1 at [the] owner and shaking fists at the owner and disturbing the owners' use and quiet enjoyment and
2 peace of [the] property and adjoining premises". The, the Notice asserts that the client was
3 "growing numerous marijuana plants on the premises" and as a result of these acts, the tenancy is
4 terminated. Furthermore, if the tenant fails to vacate and surrender possession of the premises, legal
5 proceedings will be instituted against the tenant to recover possession, damages, and court costs from
6 the tenant.
8 SUMMARY OF SIGNIFICANT EVIDENCE PRESENTED AT TRIAL
9 The Defendant is under the care of a medical doctor who has prescribed him marijuana. The
10 prescriptions were entered into evidence.
11 The Plaintiff testified that she was at least "in part" motivated to evict the Defendant because
12 of his marijuana use and cultivation. (See June 9, 2004 transcript, page 5, lines 3 through 17.)
13 The Plaintiff admitted to being interviewed by a local news station. She admitted making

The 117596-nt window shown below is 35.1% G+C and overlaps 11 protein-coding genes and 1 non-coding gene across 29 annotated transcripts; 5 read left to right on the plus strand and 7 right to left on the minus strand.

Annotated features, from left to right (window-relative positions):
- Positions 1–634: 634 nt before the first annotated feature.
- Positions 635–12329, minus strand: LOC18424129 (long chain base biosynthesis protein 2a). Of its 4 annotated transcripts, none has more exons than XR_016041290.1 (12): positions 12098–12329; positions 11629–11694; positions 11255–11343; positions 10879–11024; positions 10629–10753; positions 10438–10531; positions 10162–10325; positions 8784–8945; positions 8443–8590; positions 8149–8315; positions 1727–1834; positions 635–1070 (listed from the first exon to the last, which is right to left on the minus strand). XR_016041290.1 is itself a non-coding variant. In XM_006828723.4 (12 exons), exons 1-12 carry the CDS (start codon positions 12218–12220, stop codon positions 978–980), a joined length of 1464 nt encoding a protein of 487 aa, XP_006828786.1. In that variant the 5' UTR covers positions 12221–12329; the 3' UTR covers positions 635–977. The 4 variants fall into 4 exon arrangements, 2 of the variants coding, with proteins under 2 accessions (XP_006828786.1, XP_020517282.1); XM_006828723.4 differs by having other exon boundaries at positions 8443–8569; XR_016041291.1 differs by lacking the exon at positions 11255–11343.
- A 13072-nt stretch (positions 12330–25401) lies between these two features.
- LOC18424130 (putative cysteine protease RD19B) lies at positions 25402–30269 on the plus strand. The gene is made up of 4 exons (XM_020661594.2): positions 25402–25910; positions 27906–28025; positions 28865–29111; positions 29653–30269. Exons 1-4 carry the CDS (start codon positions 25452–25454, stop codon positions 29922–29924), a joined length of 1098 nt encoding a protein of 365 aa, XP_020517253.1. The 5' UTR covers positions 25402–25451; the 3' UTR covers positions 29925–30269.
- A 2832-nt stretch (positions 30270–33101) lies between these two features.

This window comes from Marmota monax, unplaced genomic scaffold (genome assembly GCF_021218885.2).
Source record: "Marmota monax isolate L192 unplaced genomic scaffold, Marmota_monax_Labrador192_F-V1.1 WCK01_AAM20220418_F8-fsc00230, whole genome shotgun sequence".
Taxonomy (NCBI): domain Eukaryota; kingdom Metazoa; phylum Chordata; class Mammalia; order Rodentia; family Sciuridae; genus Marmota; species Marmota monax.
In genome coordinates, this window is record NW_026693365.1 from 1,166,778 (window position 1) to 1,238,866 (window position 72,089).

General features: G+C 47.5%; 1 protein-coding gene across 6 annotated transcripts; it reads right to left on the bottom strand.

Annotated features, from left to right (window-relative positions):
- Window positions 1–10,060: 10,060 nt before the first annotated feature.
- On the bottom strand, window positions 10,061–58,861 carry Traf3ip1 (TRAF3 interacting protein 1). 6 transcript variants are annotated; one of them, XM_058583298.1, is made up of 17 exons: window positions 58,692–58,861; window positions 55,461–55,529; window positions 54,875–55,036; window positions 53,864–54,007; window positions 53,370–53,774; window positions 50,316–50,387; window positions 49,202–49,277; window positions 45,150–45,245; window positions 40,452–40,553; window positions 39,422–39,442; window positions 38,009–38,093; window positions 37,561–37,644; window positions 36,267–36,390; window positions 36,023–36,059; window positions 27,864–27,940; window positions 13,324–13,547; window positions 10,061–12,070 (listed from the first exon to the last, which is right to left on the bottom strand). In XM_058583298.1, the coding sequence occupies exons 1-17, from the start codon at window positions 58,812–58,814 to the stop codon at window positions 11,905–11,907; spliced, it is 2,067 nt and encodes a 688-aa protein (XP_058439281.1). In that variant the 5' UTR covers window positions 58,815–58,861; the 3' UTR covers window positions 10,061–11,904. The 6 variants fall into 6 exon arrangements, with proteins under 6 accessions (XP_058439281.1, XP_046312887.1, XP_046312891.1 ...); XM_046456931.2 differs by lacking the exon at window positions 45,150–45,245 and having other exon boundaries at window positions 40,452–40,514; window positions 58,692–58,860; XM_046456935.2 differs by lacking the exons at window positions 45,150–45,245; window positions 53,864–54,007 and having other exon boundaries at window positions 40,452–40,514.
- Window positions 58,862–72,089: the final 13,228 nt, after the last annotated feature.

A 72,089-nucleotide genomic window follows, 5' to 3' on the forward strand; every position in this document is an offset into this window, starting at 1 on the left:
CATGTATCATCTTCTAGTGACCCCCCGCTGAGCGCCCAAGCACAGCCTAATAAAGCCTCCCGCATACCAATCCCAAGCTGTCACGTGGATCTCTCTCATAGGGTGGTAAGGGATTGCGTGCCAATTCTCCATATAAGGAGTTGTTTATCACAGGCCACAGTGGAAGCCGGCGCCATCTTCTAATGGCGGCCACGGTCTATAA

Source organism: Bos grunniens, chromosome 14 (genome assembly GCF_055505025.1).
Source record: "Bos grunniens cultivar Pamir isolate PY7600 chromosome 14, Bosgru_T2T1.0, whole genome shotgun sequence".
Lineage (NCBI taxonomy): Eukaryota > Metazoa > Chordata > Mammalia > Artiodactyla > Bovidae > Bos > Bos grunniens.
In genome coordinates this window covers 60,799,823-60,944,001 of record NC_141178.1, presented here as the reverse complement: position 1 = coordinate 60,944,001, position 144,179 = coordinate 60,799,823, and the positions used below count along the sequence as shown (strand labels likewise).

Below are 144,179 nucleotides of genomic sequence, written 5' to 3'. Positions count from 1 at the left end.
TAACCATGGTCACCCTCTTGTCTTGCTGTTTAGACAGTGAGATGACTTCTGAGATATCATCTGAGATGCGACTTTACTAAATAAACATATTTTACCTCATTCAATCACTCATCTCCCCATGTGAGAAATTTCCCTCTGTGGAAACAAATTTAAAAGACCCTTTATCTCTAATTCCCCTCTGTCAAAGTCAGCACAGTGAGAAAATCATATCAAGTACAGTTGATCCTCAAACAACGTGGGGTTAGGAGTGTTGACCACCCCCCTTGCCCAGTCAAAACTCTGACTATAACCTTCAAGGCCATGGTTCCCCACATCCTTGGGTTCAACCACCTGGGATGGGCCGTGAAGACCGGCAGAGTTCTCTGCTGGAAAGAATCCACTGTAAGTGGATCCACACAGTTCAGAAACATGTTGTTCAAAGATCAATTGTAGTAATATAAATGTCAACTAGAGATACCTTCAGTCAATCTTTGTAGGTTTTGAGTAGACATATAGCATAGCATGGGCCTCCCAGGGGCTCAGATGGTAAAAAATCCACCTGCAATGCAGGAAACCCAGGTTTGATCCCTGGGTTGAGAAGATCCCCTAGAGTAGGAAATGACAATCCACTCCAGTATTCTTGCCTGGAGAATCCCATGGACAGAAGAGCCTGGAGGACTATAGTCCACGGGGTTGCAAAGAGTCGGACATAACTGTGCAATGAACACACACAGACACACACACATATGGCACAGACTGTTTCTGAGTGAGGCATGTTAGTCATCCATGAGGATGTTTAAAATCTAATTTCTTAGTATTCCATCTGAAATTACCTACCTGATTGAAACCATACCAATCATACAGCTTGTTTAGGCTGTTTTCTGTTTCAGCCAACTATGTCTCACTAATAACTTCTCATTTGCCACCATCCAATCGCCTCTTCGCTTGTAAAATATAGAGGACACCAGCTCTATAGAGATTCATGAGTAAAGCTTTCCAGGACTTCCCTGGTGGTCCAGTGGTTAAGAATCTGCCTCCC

14 statements that were video taped. She didn't offer any other statements into evidence that were
15 excluded from the videotape.
16 The Plaintiff admitted to banging on the door of the Defendant and calling him a "pussy".
17 The Plaintiff admitted to posting a memorandum to the window of the Defendant's dwelling.
18 The memo claims that Californians have been duped by the marijuana laws.
21 THE COMPASSIONATE MEDICAL MARIJUANA ACT IS A BASIS UPON
22 WHICH DEFENDANT CAN CLAIM RETALIATORY EVICTION
23 The Compassionate Use Act of 1996 (H & S 11362.5) ensures "... that patients and their
24 primary care-givers who obtain and use marijuana for medical purposes upon the recommendation
25 of a physician are not subject to criminal prosecution or sanction."
26 The UNRUH CIVIL RIGHTS ACT, set forth at California Civil Codes 51-52, protects a
28 POST TRIAL BRIEF 5